Identity Law: A ∪ φ = A, A ∩ U = A. Laws of double complement: A = A

7. 8.
9.

Inverse law: A ∪ A = U , A ∩ A = φ De Morgan’s Law A ∪ B = A ∩ B , A ∩ B = A ∪ B
Absorption Law: A ∪ ( A ∩ B ) = A, A ∩ ( A ∪ B ) = A

(

)

(

)

Consider a finite set S containing p number of elements. Here the number p is called the order or size or the cardinality of the set S and is denoted by o(S) or n(S) or S Ex: A={1,2,3}, B={a,b,c,d} then o(A)=3 and o(B)=4. Suppose we want to consider the union of two finite sets A and B and wish to determine the order of A ∪ B which is obviously a finite set. Since the the elements of A ∪ B consist of all elements which are in A or in B or both A and B. The number of elements in A ∪ B is equal to the number of elements in A+ the number of elements in B- the number of elements in both A and B. The above notation mathematically written as A ∪ B = A + B − A ∩ B This result can also be explained by using Venn diagram.

In the diagram, the set A is made up of two parts P1and P2 and the set B is made up of two parts P2 and P3 where P2= A ∩ B and A ∪ B is made up of three parts P1 , P2 and P3.
A = P1 + P2 , B = P3 + P2 , A ∩ B = P2 , A ∪ B = P1 + P2 + P3 A ∪ B = P1 + P2 + P3 = P1 + P2 + P3 − P2 + P2 = A + B − A ∩ B This result is known as Addition Principle or the Principle of Inclusion-Exclusion Ex. If A,B,C are finite sets prove the following 1. 2.
Example:
A∪ B∪C = A + B + C − A∩ B − B∩C − C ∩ A + A∩ B∩C A− B −C = A − A∩ B − A∩C + A∩ B∩C

1.

A computer company requires 30 programmers to handle system programming jobs and 40 programmers for application programming. If the company appoints 55 programmers to carry out these jobs. How many of these perform jobs of both the types? How many handle only application programming?

Hint: A = ( A ∪ B ) − (B − A) ; B = ( A ∪ B ) − ( A − B ) 4. For any two statements A and B prove that P ( A ∩ B) = P( A) ∩ P( B) Soln: Take any x ∈ P( A ∩ B), Then x ⊆ ( A ∩ B), ∴ x ⊆ A and x ⊆ B Hence, x ∈ P( A) and x ∈ P( B ). Thus x ∈ P( A) ∩ P( B).

This Pr oves that P( A ∩ B ) ⊆ P( A) ∩ P( B )..................(1)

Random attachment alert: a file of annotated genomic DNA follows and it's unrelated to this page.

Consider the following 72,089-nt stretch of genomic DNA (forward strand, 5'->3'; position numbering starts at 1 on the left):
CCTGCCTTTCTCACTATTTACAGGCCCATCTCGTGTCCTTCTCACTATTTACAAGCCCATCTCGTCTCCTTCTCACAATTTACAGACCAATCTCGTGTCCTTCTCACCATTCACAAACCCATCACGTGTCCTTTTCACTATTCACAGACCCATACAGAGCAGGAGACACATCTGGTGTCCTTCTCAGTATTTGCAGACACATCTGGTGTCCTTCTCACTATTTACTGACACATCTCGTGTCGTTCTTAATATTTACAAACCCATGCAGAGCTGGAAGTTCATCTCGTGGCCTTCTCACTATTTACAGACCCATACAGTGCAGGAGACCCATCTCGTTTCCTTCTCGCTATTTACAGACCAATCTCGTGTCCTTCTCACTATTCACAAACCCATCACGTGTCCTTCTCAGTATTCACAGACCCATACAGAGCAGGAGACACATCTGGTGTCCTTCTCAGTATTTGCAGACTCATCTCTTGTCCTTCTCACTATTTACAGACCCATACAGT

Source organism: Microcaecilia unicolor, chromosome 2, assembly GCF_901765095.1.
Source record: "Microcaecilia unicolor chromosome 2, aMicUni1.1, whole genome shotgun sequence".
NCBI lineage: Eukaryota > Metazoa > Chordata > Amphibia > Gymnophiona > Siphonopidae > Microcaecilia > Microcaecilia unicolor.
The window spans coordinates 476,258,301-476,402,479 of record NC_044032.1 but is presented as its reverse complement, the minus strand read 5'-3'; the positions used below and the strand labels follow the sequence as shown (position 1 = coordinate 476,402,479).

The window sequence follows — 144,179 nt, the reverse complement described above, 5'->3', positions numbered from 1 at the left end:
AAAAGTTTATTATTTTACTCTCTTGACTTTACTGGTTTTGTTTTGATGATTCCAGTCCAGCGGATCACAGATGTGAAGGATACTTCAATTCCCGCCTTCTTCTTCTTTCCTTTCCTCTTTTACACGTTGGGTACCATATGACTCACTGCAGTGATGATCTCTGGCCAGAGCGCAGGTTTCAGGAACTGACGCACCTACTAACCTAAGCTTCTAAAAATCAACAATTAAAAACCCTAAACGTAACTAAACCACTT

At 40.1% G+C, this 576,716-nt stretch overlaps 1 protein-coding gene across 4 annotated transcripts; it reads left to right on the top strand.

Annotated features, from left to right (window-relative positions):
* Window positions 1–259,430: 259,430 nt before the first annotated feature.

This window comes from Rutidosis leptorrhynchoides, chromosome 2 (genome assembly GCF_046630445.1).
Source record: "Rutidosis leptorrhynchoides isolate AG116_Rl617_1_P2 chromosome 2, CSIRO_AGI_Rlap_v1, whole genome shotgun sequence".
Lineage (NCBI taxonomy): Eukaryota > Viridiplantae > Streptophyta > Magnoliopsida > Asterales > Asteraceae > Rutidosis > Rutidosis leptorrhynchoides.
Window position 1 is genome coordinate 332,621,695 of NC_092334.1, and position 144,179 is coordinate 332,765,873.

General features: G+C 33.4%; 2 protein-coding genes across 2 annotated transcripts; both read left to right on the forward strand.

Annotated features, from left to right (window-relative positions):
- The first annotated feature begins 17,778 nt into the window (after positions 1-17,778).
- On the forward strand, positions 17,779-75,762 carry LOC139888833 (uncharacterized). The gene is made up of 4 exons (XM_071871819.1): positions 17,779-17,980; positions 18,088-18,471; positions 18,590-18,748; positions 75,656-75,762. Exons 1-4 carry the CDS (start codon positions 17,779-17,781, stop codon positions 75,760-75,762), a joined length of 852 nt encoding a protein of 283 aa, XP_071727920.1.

Take any,
y ∈ P( A) ∩ P( B). Then y ∈ P( A) and y ∈ P( B) This means that , y ⊆ A, and y ⊆ B. ∴ y ⊆ A ∩ B Hence, y ∈ P( A ∩ B ). This proves that , P( A) ∩ P( B) ⊆ P( A ∩ B)............(2) From (1) and (2) we notice that , P( A ∩ B ) = P( A) ∩ P( B). Note: P ( A ∪ B ) ≠ P ( A) ∪ P ( B ) ,
A ∪ B = { ,2,3,4} 1

A={1.2},

B={3,4},

Evidently,

{1,2,3} ⊆ A ∪ B, so that , { ,2,3}∈ P( A ∪ B ), 1 hence, P( A ∪ B) ≠ P( A) ∪ P( B)

But {1,2,3} ∉ A, and {1,2,3} ∉ B, { ,2,3} ∉ P( A) ∪ P( B) . 1

5. 6.

For any three sets prove associative, distributive and De-Morgan’s lawlaws For any two sets A and b prove the following

A − B = A ∩ B , A − B = A ∩ B,
Matrices

A − B = A − ( A ∩ B)

A matrix is rectangular array of numbers arranged in m horizontal rows and n vertical columns.
⎡ a11 ⎢a ⎢ 21 ⎢a A = ⎢ 31 ⎢ − ⎢ − ⎢ ⎢a m1 ⎣ a12 a 22 a32 − − am2 − − − − − − − − − − − − − − − − − − a1n ⎤ a2n ⎥ ⎥ a3n ⎥ ⎥ The ith row of A is [ai1 − ⎥ − ⎥ ⎥ a mn ⎥ ⎦

ai 2

ai 3

− ain ] and jth column of

⎡ a1 j ⎤ ⎢a ⎥ ⎢ 2j⎥ A is ⎢ a3 j ⎥ .We say that A is m by n written as m × n .If m=n then we say A is a square matrix of ⎢ ⎥ ⎢ − ⎥ ⎢ a mj ⎥ ⎣ ⎦

n. We often write the matrix A =[aij] . Example:
⎡− 1⎤ ⎡ 1 0 − 1⎤ ⎡ 2 3⎤ ⎡2 3 5⎤ ⎢ 2 ⎥, E = ⎢− 1 2 3 ⎥ . A=⎢ ⎥, B = ⎢4 6⎥, C = [1 − 1 3 4], D = ⎢ ⎥ ⎥ ⎢ ⎣ ⎦ ⎣0 − 1 2⎦ ⎢0⎥ ⎢2 4 5⎥ ⎣ ⎦ ⎣ ⎦

Here A is 2 × 3, B is 2 × 2, C is 1 × 4, D is 3 × 1 and E is 3 × 3. A square matrix A=[aij] for which every entry off the main diagonal is zero that is aij=0 for i ≠ j is called a diagonal matrix. Matrices are used in many applications in computer science and we shall see them in relations and graphs. Two matrices A and B are said to be equal if the corresponding elements are the same. If A and B are two matrices then their sum is denoted by C=A+B.That is C is obtained by adding the corresponding elements of A and B. A matrix whose entries are zero is called a zero matrix and is denoted by 0.
Multiplication of Two Matrices Boolean matrix operation

A Boolean matrix is an m × n matrix whose entries are either zero or one. We shall now define three operations on Boolean matrices that are useful Apllications Let A and b are two Boolean matrices, then we define the following
1. ⎧ 1 if a ij = 1 or bij = 1 A ∨ B = C = [cij ] by cij = ⎨ read as A joins B. ⎩0 if aij = 0 and bij = 0 ⎧ 1 if aij = 1 and bij = 1 2. A ∧ B = C = [cij ] by cij = ⎨ read as A meet B. ⎩0 if aij = 0 or bij = 0 3. The boolean product A and B denoted by A ⊗ B and is defined as follows ⎧1 if aik = 1 and bkj = 1 A ⊗ B = C = [cij ] by cij = ⎨ Denoted by AB. 0 otherwise ⎩

.

This multiplication is similar to ordinary matrix multiplication. Examples: 1.
⎡2 − 3 − 1⎤ ⎡ 2 x − 1⎤ ⎢0 5 ⎥ , B = ⎢y 5 A=⎢ 2⎥ 2 ⎥ then A=B if and only if x=-3, y=0 and z=6. ⎢ ⎥ ⎢4 − 4 6 ⎥ ⎢4 − 4 z ⎥ ⎣ ⎦ ⎣ ⎦

2.

⎡3 4 − 1 ⎤ ⎡ 4 5 3⎤ ⎡7 9 2 ⎤ A=⎢ ⎥ , B = ⎢0 − 3 2⎥, then A + B = ⎢5 − 3 0⎥ ⎣5 0 − 2⎦ ⎣ ⎦ ⎣ ⎦
1⎤ ⎡3 ⎡ 2 3 − 4⎤ ⎢− 2 2 ⎥, then AB = ⎡− 20 − 20⎤ A=⎢ ⎥, B = ⎢ ⎢ 14 ⎥ −4 ⎥ ⎣1 2 3 ⎦ ⎦ ⎣ ⎢ 5 − 3⎥ ⎣ ⎦

3.

4.

⎡2 1 ⎤ ⎡1 − 1⎤ ⎡ 4 − 5⎤ ⎡ − 1 3⎤ A=⎢ ⎥, B = ⎢2 − 3⎥, then AB = ⎢− 1 3 ⎥, BA = ⎢− 5 8⎥ ⎣ 3 − 2⎦ ⎣ ⎦ ⎣ ⎦ ⎣ ⎦ ⎡1 ⎢0 A=⎢ ⎢1 ⎢ ⎣0 ⎡1 ⎢0 A=⎢ ⎢1 ⎢ ⎣0 0 1 1 0 1 1 1 0 1⎤ ⎡1 ⎥ ⎢1 1⎥ B=⎢ ⎢0 0⎥ ⎥ ⎢ 0⎦ ⎣1 1 0 0 1 0⎤ ⎡1 ⎥ ⎢1 1⎥ , then A ∨ B = ⎢ ⎢1 1⎥ ⎥ ⎢ 0⎦ ⎣1 1 1 1 1 1 1 1 0 1⎤ ⎡1 ⎥ ⎢0 1⎥ ,A∧ B = ⎢ ⎢0 1⎥ ⎥ ⎢ 0⎦ ⎣0 1 1 1 1 0⎤ 0⎥ ⎥ 0⎥ ⎥ 1⎦ 0 0 0 0 0⎤ 1⎥ ⎥ 0⎥ ⎥ 0⎦

5.

6.

0⎤ ⎡1 ⎡1 0 0 0 ⎤ ⎥ ⎢0 1⎥ , B = ⎢0 1 1 0 ⎥ , A ⊗ B = ⎢ ⎢ ⎥ ⎢1 0⎥ ⎢1 0 1 1 ⎥ ⎥ ⎢ ⎣ ⎦ 1⎦ ⎣1

If A , B and C are Boolean matrices of compatible sizes, then 1. 2. 3. 4. A ∨ B = B ∨ A, A ∧ B = B ∧ A.

( A ∨ B ) ∨ C = A ∨ ( B ∨ C ), ( A ∧ B ) ∧ C = A ∧ ( B ∧ C ) ( A ∧ B ) ∨ C = ( A ∨ C ) ∧ (B ∨ C ), ( A ∨ B ) ∧ C = ( A ∧ C ) ∨ (B ∧ C ),
( A ⊗ B ) ⊗ C = A ⊗ (B ⊗ C )